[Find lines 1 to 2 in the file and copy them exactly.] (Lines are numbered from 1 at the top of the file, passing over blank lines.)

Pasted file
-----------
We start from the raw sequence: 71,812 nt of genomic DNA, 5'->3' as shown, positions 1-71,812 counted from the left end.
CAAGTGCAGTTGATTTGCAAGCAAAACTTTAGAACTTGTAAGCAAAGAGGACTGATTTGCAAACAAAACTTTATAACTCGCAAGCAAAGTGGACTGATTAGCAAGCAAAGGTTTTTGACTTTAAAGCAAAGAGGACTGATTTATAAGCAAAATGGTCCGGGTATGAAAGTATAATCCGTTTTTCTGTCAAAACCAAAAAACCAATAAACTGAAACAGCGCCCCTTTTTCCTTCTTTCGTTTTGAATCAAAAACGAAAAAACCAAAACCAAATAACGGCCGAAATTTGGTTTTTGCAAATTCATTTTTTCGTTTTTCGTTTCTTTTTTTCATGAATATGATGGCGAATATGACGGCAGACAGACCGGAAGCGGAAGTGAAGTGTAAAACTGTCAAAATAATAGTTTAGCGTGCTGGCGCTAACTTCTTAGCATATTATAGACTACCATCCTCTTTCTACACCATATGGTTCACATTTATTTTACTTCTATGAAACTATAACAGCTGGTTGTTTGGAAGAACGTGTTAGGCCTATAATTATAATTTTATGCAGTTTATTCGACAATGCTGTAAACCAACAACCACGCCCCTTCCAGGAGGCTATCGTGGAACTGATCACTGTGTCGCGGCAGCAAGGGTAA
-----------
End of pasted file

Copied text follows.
We start from the raw sequence: 71,812 nt of genomic DNA, 5'->3' as shown, positions 1-71,812 counted from the left end.
CAAGTGCAGTTGATTTGCAAGCAAAACTTTAGAACTTGTAAGCAAAGAGGACTGATTTGCAAACAAAACTTTATAACTCGCAAGCAAAGTGGACTGATTAGCAAGCAAAGGTTTTTGACTTTAAAGCAAAGAGGACTGATTTATAAGCAAAATGGTCCGGGTATGAAAGTATAATCCGTTTTTCTGTCAAAACCAAAAAACCAATAAACTGAAACAGCGCCCCTTTTTCCTTCTTTCGTTTTGAATCAAAAACGAAAAAACCAAAACCAAATAACGGCCGAAATTTGGTTTTTGCAAATTCATTTTTTCGTTTTTCGTTTCTTTTTTTCATGAATATGATGGCGAATATGACGGCAGACAGACCGGAAGCGGAAGTGAAGTGTAAAACTGTCAAAATAATAGTTTAGCGTGCTGGCGCTAACTTCTTAGCATATTATAGACTACCATCCTCTTTCTACACCATATGGTTCACATTTATTTTACTTCTATGAAACTATAACAGCTGGTTGTTTGGAAGAACGTGTTAGGCCTATAATTATAATTTTATGCAGTTTATTCGACAATGCTGTAAACCAACAACCACGCCCCTTCCAGGAGGCTATCGTGGAACTGATCACTGTGTCGCGGCAGCAAGGGTAA